This is not a nipick about specific players, but you mention that since there aren’t (m)any undervalued shortstops it would be wise to draft one of the top guys. What is the rationale for this? I would think that if there’s no value to be had at a position you should grab a cheap one and limit your lost value. Ideally you should invest the most auction dollars in positions with highest rates of return. Spending a lot of money on a position where there’s no value to be fouind is like keeping a billion dollars in a bank account that pays 0.2% interest.

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    • Because typically fantasy owners choose some positions to hold off on drafting the top guys because they really like a sleeper or two they can get later for cheap. Example: Why draft Michael Bourn early when I can wait until the late rounds for Ben Revere? But if there are no sleepers you like, then might as well get a top player since everyone has to draft a player in each round and will draft a top player from at least 1 position.

      In an auction, the same concept applies. If there is no sleepers at SS, but there are at OF, you’re not going to draft a $2 SS for $2 and then draft a $30 OFer. The sleepers at OF are going to be the cheaper guys, so that’s where you’d want to go cheap.

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      • Brian says:

        That’s assuming all of the under-valued players are late-round sleepers, which I don’t believe is true. There is value all throughout a draft/auction. I find that there are patterns throughout a draft/auction where each position is undervalued. For SS, which is the example you gave, most of the value is on the low-mid end. Guys like Desmond, Cozart, Alexei Ramirez. The SS near the top are pretty much all over-rated. Tulo, Hanley, Reyes – no thanks. I’d rather use the money on OF/1B/2B at that point. The funny thing is that you said to get a top SS and then recommended Scutaro as the most under-valued, haha.

        I guess I just diagree with you over the theory. Anyway, for the projections I agree with for the most part from what I can tell. Ryan Doumit and Delmon Young are definitely players I’m targeting. Are the projections published anywhere? Would be interesting to see them.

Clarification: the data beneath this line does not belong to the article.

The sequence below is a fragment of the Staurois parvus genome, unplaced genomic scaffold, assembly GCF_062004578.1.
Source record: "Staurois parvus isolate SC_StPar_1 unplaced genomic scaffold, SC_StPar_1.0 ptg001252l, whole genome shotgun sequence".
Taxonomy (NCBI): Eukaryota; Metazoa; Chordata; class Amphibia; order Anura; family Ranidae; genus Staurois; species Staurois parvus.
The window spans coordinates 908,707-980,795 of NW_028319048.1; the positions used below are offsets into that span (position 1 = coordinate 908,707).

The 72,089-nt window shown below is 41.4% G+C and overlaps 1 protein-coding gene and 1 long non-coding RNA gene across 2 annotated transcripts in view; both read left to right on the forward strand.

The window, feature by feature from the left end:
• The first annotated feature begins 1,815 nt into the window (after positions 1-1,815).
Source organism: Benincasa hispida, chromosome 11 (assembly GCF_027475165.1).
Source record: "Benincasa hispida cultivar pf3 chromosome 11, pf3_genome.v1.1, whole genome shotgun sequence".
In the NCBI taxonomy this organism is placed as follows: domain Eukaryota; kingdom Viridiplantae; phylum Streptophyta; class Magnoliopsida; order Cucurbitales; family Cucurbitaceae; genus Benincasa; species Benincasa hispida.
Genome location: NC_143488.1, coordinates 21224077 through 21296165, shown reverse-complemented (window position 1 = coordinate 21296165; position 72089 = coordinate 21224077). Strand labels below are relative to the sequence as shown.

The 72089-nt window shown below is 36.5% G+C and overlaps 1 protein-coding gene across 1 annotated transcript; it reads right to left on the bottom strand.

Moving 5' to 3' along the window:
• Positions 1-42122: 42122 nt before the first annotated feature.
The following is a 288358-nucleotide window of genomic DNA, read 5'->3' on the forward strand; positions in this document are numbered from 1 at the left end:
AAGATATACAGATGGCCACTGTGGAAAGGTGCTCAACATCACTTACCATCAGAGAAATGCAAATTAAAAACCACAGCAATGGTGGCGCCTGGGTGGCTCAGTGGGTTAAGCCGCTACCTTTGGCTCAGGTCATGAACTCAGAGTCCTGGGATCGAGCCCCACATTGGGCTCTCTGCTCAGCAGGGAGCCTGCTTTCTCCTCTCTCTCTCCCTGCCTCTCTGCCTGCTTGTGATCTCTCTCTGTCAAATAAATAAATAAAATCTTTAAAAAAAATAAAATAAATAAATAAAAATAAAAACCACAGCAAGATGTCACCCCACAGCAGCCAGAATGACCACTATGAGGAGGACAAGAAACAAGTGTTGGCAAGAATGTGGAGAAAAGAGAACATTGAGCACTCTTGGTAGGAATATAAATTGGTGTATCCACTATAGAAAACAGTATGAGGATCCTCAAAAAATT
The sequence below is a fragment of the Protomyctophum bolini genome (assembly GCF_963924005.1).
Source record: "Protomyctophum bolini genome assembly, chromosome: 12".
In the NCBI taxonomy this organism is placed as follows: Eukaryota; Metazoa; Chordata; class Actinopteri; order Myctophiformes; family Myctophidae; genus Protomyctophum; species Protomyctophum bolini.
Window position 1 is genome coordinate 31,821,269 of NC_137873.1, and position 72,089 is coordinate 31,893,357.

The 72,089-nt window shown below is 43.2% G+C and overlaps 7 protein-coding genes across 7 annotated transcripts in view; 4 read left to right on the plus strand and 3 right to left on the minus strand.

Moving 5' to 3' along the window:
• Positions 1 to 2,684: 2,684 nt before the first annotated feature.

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  4. Ron Paul says:

    Brian and Mike:

    You both make valid points, and whether it’s better to go expensive or cheap at a position with no relative bargains is probably going to be best determined by draft style and “in-draft” action. I would say both arguments are correct in many instances.

    Mike’s argument would be spot-on in taking Tulo early in the first round in a snake draft. Since there’s little value to be had in this format, at that point in the draft, taking Tulo early would make sense.

    However, I would agree with Brian that spending full dollar value early in an auction to grab Tulo would make no sense at all. Spending money on value during auctions is always better. Obviously, if all your “value targeted” players are $15 guys likely to go for $5 or so, then spending $35 on Tulo would probably be fine.

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    • Of course, in auctions it’s all about value. But you also have to spend your entire budget. You can certainly do that by simply drafting all $20 value guys for $15, but it’s more likely you’ll be drafting a bunch of $5 sleepers you think are worth $10, and you’ll have to spend your remaining budget somewhere, so the positions with no sleepers are the best options.

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      • Brian says:

        I think it can all be summed up by saying: it depends. haha. I don’t play in many draft leagues though so I’m used to watching a couple guys load up on studs and then nabbing a bunch of $15 players, and maybe end up with a guy like Ellsbury or Upton if they’re relatively cheap to use up some money. Nothing worse than having a ton of money near the end of an auction, though. Usually I do well to avoid that situation.